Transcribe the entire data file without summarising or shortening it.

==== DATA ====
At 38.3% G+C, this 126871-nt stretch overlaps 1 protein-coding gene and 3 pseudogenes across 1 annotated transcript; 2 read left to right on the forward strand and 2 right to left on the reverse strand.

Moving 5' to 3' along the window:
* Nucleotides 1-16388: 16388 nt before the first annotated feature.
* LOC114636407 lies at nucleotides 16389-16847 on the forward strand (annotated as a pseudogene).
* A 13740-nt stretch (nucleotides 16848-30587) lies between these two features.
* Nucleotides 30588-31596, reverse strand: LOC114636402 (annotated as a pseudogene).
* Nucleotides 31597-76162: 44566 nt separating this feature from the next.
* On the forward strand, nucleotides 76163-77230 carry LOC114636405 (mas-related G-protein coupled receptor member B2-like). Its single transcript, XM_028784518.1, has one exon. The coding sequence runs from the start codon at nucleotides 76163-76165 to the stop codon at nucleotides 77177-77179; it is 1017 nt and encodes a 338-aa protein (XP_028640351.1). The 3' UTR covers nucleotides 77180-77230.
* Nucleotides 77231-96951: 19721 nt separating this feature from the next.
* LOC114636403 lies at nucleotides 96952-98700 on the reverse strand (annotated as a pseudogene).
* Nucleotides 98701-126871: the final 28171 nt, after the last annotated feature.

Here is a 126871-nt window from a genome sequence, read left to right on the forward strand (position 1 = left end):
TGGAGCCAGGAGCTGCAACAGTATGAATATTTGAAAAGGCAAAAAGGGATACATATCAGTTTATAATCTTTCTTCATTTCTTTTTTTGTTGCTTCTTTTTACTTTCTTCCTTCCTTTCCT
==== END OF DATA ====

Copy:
At 38.3% G+C, this 126871-nt stretch overlaps 1 protein-coding gene and 3 pseudogenes across 1 annotated transcript; 2 read left to right on the forward strand and 2 right to left on the reverse strand.

Moving 5' to 3' along the window:
* Nucleotides 1-16388: 16388 nt before the first annotated feature.
* LOC114636407 lies at nucleotides 16389-16847 on the forward strand (annotated as a pseudogene).
* A 13740-nt stretch (nucleotides 16848-30587) lies between these two features.
* Nucleotides 30588-31596, reverse strand: LOC114636402 (annotated as a pseudogene).
* Nucleotides 31597-76162: 44566 nt separating this feature from the next.
* On the forward strand, nucleotides 76163-77230 carry LOC114636405 (mas-related G-protein coupled receptor member B2-like). Its single transcript, XM_028784518.1, has one exon. The coding sequence runs from the start codon at nucleotides 76163-76165 to the stop codon at nucleotides 77177-77179; it is 1017 nt and encodes a 338-aa protein (XP_028640351.1). The 3' UTR covers nucleotides 77180-77230.
* Nucleotides 77231-96951: 19721 nt separating this feature from the next.
* LOC114636403 lies at nucleotides 96952-98700 on the reverse strand (annotated as a pseudogene).
* Nucleotides 98701-126871: the final 28171 nt, after the last annotated feature.

Here is a 126871-nt window from a genome sequence, read left to right on the forward strand (position 1 = left end):
TGGAGCCAGGAGCTGCAACAGTATGAATATTTGAAAAGGCAAAAAGGGATACATATCAGTTTATAATCTTTCTTCATTTCTTTTTTTGTTGCTTCTTTTTACTTTCTTCCTTCCTTTCCT